The Supreme Court of Canada’s Sun-Rype and Fischer decisions have recently focused attention on the relationship between public enforcement and private class actions. This essay considers an under-studied aspect of that relationship; namely, how courts should calculate fees in a class action that follows and benefits from a prior government enforcement action. The author contends that class actions that follow government actions are less risky for class counsel and are inferior to independently initiated class actions at ensuring behaviour modification and access to justice. Accordingly, the author argues that Canadian courts should follow the US Courts of Appeals for the Second and Third Circuits and adopt a specific rule governing fees when class actions follow government action. This rule would both reward plaintiffs’ attorneys who independently initiate class actions with increased fees, and would reduce fees for class actions that follow government action in proportion to the benefit that class counsel receive from the prior government action. This rule will allow courts to appropriately assess risk in light of the reduced-risk profile that class actions that follow government action generally present. It will also encourage independently initiated class actions and thus help ensure behaviour modification and access to justice for wrongs in cases of government inaction.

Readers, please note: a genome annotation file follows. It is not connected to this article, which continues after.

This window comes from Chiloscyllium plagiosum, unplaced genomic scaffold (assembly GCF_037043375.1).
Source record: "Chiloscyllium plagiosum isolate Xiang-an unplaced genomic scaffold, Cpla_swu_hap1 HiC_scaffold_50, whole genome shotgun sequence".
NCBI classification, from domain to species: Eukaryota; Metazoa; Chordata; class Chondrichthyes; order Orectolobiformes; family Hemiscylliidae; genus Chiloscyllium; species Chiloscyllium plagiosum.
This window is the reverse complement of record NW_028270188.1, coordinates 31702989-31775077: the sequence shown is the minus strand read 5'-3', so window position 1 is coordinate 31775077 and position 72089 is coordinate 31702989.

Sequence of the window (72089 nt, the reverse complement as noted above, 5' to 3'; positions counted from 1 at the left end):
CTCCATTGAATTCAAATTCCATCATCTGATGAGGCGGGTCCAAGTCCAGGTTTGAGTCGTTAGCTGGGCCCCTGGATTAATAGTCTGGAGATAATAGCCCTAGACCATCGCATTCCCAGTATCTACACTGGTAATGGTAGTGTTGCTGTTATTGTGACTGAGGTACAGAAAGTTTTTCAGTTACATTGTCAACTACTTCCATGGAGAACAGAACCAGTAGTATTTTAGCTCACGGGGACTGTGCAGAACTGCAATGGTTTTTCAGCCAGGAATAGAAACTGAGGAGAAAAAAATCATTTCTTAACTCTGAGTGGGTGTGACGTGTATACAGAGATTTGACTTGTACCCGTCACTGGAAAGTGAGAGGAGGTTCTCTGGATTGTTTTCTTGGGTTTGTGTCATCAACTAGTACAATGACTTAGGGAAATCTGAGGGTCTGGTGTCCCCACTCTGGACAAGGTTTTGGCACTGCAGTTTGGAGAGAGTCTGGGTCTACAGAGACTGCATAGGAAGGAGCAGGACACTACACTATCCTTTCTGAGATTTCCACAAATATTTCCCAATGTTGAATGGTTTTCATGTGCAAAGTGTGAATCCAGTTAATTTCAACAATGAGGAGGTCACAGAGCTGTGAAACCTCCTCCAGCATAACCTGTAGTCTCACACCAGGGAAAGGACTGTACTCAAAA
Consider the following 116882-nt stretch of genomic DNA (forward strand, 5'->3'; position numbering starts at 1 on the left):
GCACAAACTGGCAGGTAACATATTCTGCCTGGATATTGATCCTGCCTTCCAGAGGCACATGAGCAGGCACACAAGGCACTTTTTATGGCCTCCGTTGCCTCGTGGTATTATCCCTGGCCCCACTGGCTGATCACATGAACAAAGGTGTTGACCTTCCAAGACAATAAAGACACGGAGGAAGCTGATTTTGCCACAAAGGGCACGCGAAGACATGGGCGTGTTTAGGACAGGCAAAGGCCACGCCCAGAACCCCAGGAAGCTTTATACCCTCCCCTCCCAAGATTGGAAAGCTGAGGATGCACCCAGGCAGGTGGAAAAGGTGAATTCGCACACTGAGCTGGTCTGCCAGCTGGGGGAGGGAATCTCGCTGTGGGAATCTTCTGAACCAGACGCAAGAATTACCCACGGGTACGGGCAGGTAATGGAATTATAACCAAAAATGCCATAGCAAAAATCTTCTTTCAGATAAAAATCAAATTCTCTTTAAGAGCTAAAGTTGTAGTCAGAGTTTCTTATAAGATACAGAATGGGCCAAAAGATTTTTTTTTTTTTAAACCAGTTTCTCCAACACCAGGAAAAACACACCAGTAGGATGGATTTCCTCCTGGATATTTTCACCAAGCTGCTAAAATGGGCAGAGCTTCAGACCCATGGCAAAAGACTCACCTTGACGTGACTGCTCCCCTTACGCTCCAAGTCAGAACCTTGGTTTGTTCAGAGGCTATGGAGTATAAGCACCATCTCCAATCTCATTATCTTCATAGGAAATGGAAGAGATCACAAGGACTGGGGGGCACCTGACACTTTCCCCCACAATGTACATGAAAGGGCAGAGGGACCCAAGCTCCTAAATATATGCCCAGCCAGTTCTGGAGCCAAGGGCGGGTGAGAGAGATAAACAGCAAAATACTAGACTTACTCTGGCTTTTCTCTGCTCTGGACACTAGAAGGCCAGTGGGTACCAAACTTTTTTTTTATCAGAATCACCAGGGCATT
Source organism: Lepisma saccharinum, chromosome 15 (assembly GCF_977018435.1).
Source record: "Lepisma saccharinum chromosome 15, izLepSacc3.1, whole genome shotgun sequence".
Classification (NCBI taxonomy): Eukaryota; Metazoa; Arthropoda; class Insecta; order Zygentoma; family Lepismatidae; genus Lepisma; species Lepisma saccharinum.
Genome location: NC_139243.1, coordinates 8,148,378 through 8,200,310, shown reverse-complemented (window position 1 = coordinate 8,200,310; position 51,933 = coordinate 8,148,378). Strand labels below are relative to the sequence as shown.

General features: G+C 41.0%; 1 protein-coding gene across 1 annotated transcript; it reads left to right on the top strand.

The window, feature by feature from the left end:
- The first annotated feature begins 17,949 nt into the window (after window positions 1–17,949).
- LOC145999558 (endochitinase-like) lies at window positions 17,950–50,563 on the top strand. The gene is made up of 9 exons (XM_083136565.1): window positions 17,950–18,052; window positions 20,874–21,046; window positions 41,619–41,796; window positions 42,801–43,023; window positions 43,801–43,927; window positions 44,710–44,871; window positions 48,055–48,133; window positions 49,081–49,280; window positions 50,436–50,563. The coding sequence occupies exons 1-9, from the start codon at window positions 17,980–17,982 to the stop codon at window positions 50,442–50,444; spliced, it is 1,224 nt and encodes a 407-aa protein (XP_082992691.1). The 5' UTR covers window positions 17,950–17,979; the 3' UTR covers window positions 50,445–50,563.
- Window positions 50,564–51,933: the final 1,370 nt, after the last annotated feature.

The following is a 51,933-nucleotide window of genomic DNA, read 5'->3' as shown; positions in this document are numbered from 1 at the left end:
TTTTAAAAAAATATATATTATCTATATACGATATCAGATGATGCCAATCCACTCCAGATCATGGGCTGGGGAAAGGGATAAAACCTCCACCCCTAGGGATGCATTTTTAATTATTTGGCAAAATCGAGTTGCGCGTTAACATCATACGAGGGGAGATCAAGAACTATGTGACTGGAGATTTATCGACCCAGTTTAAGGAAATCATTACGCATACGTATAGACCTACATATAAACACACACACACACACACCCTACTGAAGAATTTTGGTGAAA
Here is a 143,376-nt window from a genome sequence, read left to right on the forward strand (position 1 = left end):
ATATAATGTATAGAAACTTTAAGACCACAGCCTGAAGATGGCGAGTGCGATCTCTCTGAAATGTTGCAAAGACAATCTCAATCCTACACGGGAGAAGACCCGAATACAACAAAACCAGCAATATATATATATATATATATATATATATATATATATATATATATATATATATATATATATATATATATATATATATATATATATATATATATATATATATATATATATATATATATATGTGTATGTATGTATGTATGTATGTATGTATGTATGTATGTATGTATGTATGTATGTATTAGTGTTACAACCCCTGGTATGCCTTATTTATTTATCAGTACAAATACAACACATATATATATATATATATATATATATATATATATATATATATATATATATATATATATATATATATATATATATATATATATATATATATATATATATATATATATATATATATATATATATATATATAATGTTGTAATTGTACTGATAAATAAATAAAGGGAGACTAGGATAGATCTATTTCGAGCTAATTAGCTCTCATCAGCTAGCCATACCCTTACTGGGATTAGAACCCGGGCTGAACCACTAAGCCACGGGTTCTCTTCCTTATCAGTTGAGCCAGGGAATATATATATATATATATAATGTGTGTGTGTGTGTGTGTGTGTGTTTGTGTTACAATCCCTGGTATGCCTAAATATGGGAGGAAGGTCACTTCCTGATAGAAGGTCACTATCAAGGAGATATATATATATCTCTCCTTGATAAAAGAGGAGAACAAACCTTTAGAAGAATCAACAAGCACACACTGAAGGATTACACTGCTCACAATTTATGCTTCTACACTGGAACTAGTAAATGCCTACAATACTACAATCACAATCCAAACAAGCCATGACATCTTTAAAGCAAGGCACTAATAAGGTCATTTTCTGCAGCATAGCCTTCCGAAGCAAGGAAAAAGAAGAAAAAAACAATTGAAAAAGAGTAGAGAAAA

Assessing Fees When Class Actions Follow Government Action